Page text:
Loser’s Games are entirely different from Winner’s Games. Loser’s Games are ones in which the players struggle to compete against the game itself. In such games you make more progress getting ahead by avoiding mistakes rather than making brilliant decisions. 

The loser’s game of investing

It’s gradually becoming a well-known fact that the majority of professional money managers—the ones who have devoted their entire career and day to picking stocks—are not beating the market. 

The investing game continues to suck in bright and articulate individuals laden with overconfidence who erroneously try to play the Winner’s Game rather than the Loser’s Game. They manage money for outsized gains, expose their clients to too much risk, and rake up too many transaction fees in the process. 

Why? Because these people all compete against themselves and they all try to do it faster than the other.

The very essence of how a Winner’s Game turns into a Loser’s Game is when the players all flock to the same place based on the wild successes of the early players. So, the investing game wasn’t always a Loser’s Game. It was transformed from a Winner’s Game into a Loser’s Game.

Luckily, there are a few principles that allow one to play the Loser’s Game of investing successfully for those who dare to do so.

Principle #1: Make sure you are playing your own game. In other words, know your circle of competence and know it really well.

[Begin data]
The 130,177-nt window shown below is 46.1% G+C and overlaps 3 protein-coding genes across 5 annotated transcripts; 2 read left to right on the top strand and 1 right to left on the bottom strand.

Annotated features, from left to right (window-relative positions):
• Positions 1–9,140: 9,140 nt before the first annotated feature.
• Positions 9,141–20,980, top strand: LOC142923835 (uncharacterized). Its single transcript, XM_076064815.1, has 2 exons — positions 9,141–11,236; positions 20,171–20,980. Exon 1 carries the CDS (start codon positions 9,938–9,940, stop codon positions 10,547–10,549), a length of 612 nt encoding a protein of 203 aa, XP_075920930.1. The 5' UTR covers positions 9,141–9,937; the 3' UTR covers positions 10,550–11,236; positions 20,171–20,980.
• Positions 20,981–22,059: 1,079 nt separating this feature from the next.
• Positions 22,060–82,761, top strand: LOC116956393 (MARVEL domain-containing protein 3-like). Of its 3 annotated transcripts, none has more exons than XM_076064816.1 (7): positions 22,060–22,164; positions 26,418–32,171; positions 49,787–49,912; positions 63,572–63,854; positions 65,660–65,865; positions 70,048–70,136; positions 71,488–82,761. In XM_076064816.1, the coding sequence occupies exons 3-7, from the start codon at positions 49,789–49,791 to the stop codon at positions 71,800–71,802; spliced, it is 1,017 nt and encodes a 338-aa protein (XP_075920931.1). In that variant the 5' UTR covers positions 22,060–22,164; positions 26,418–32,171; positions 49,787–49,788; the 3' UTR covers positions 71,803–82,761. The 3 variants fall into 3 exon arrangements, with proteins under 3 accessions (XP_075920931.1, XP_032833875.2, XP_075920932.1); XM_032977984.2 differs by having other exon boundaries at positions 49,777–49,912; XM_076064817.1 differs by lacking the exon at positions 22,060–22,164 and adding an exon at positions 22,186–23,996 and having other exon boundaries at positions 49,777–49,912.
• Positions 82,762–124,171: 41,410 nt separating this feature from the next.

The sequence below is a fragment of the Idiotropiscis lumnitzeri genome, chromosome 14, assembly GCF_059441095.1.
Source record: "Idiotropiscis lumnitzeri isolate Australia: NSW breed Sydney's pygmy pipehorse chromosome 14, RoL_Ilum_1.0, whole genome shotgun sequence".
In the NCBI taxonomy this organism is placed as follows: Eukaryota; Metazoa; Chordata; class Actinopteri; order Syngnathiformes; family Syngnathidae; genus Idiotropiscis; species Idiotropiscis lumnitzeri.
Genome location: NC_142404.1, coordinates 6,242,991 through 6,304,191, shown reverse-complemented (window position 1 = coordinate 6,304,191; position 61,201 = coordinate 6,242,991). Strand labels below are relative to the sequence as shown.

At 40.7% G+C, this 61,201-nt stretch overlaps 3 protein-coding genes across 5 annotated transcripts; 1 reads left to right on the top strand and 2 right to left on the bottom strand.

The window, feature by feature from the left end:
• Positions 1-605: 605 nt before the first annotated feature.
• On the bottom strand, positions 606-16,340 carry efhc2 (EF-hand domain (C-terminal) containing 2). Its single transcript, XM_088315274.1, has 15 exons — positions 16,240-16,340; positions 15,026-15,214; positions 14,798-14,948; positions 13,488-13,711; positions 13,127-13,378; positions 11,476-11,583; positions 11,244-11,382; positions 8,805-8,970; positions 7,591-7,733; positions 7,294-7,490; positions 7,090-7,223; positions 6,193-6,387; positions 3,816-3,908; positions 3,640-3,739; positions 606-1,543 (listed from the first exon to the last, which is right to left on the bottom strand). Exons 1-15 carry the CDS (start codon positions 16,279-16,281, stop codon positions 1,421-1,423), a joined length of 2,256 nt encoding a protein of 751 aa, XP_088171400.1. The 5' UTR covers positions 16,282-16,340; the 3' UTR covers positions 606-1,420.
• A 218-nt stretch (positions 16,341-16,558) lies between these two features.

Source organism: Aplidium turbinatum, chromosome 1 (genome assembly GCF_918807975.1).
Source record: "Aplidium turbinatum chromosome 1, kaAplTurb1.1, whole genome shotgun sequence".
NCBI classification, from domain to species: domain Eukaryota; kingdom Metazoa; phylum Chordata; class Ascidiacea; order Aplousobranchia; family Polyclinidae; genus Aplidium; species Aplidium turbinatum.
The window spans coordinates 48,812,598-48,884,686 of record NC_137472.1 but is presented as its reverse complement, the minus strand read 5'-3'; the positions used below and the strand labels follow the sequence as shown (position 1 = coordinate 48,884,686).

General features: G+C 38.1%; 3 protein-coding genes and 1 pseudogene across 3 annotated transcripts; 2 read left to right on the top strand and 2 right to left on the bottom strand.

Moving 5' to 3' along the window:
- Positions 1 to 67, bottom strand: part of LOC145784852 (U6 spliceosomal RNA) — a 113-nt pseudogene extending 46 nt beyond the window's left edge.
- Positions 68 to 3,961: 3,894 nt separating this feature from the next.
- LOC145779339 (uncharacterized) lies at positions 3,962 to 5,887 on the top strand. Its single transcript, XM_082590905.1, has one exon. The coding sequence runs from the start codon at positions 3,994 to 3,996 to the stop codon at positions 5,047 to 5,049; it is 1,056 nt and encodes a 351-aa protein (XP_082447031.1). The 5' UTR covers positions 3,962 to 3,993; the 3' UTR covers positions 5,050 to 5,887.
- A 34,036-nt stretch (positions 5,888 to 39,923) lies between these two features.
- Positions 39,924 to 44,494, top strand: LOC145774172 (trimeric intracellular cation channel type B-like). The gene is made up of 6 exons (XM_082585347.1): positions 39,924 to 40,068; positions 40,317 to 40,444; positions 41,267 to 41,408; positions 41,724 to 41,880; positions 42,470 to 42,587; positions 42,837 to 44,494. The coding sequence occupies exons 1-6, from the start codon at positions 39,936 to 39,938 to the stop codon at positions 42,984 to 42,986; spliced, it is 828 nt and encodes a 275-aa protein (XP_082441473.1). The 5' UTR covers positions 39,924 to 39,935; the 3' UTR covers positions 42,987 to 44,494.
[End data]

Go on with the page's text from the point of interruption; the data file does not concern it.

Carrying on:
Principle #2: Keep it simple. Simplicity, concentration, and economy of time and effort have been the distinguishing features of the great players’ methods, while others lost their way to glory by wandering in a maze of details. 

Principle #3: Concentrate on your defenses. Almost all of the really big trouble that you’re going to experience in the next year is in your portfolio right now; if you could reduce some of those really big problems, you might come out the winner in the Loser’s Game. 

Principle #4: Don’t take it personally. In the investing business, working harder isn’t at all correlated to getting a better outcome. And we are all, as a group, captives of the normal distribution of the bell curve. The way to give yourself the biggest chance of being on the right side of the curve is by fishing in the less-crowded pond.

Friday, July 9, 2021

This week's interesting finds